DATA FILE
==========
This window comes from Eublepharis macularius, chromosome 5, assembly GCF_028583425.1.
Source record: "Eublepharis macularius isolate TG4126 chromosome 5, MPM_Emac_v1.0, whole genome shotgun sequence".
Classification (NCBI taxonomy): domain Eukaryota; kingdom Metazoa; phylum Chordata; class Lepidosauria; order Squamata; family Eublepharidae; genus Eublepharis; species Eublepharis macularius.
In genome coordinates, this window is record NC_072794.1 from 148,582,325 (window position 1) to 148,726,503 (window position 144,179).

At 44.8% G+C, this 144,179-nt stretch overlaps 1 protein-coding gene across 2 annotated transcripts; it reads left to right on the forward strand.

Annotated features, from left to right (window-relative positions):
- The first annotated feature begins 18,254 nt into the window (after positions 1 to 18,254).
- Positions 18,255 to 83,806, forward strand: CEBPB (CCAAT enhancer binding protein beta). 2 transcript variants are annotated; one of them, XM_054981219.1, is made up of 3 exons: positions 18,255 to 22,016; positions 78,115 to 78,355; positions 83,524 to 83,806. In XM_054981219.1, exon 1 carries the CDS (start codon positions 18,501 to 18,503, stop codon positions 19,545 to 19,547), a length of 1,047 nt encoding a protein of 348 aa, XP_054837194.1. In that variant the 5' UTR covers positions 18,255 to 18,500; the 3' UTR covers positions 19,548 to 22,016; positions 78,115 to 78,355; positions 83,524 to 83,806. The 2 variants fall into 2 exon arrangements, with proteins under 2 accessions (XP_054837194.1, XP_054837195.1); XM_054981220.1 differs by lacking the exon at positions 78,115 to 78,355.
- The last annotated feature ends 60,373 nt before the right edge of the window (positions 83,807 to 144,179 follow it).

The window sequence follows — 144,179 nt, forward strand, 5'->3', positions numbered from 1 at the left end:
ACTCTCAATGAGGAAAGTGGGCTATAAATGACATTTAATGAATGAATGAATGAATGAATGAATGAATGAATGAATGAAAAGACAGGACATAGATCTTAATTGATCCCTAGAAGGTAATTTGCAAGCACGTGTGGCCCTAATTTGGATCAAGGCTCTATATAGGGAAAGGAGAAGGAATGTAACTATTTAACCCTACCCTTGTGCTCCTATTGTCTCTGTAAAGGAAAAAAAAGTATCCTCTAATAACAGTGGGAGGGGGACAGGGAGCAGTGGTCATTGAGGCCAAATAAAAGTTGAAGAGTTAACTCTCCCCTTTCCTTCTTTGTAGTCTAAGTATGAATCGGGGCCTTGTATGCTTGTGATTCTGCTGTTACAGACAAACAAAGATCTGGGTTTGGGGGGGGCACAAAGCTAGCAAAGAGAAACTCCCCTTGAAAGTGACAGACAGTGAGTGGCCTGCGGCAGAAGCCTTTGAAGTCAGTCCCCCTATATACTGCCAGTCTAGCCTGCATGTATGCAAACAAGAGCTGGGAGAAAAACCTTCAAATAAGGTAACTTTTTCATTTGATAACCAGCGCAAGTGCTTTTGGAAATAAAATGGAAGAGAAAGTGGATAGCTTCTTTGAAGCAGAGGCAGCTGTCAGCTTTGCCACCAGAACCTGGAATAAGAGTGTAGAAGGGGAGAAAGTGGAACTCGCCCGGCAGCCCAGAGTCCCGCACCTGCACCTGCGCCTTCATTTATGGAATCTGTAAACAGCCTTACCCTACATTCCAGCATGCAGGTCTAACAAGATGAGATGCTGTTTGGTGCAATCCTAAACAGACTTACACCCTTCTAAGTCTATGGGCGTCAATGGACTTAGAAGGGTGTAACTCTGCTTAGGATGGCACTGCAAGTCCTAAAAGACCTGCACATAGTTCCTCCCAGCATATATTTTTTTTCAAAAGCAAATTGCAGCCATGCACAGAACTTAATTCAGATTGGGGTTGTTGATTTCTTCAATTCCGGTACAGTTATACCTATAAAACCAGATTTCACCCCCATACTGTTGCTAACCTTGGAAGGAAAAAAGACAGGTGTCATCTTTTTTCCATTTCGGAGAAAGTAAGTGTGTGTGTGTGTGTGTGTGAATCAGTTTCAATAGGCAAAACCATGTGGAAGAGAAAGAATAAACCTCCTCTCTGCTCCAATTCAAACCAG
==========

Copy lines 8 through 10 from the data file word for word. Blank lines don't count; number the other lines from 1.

- Positions 18,255 to 83,806, forward strand: CEBPB (CCAAT enhancer binding protein beta). 2 transcript variants are annotated; one of them, XM_054981219.1, is made up of 3 exons: positions 18,255 to 22,016; positions 78,115 to 78,355; positions 83,524 to 83,806. In XM_054981219.1, exon 1 carries the CDS (start codon positions 18,501 to 18,503, stop codon positions 19,545 to 19,547), a length of 1,047 nt encoding a protein of 348 aa, XP_054837194.1. In that variant the 5' UTR covers positions 18,255 to 18,500; the 3' UTR covers positions 19,548 to 22,016; positions 78,115 to 78,355; positions 83,524 to 83,806. The 2 variants fall into 2 exon arrangements, with proteins under 2 accessions (XP_054837194.1, XP_054837195.1); XM_054981220.1 differs by lacking the exon at positions 78,115 to 78,355.
- The last annotated feature ends 60,373 nt before the right edge of the window (positions 83,807 to 144,179 follow it).

The window sequence follows — 144,179 nt, forward strand, 5'->3', positions numbered from 1 at the left end: